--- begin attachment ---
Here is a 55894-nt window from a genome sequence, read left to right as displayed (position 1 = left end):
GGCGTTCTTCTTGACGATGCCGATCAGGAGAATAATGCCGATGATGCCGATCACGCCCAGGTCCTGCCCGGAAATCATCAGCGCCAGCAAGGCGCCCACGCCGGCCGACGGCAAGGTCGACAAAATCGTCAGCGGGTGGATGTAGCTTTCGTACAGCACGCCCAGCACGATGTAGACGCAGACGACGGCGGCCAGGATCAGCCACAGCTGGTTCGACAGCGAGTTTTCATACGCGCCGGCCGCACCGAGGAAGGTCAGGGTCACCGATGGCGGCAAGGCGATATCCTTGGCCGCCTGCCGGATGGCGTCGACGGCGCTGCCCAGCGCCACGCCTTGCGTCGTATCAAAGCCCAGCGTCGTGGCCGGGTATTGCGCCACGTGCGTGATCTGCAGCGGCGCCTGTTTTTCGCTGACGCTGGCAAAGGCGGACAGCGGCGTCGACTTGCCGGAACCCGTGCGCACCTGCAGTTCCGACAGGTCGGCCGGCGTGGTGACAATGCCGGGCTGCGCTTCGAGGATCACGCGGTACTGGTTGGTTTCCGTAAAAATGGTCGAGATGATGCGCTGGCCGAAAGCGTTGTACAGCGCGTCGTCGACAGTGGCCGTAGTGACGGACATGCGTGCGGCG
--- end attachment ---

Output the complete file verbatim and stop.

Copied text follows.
Here is a 55894-nt window from a genome sequence, read left to right as displayed (position 1 = left end):
GGCGTTCTTCTTGACGATGCCGATCAGGAGAATAATGCCGATGATGCCGATCACGCCCAGGTCCTGCCCGGAAATCATCAGCGCCAGCAAGGCGCCCACGCCGGCCGACGGCAAGGTCGACAAAATCGTCAGCGGGTGGATGTAGCTTTCGTACAGCACGCCCAGCACGATGTAGACGCAGACGACGGCGGCCAGGATCAGCCACAGCTGGTTCGACAGCGAGTTTTCATACGCGCCGGCCGCACCGAGGAAGGTCAGGGTCACCGATGGCGGCAAGGCGATATCCTTGGCCGCCTGCCGGATGGCGTCGACGGCGCTGCCCAGCGCCACGCCTTGCGTCGTATCAAAGCCCAGCGTCGTGGCCGGGTATTGCGCCACGTGCGTGATCTGCAGCGGCGCCTGTTTTTCGCTGACGCTGGCAAAGGCGGACAGCGGCGTCGACTTGCCGGAACCCGTGCGCACCTGCAGTTCCGACAGGTCGGCCGGCGTGGTGACAATGCCGGGCTGCGCTTCGAGGATCACGCGGTACTGGTTGGTTTCCGTAAAAATGGTCGAGATGATGCGCTGGCCGAAAGCGTTGTACAGCGCGTCGTCGACAGTGGCCGTAGTGACGGACATGCGTGCGGCG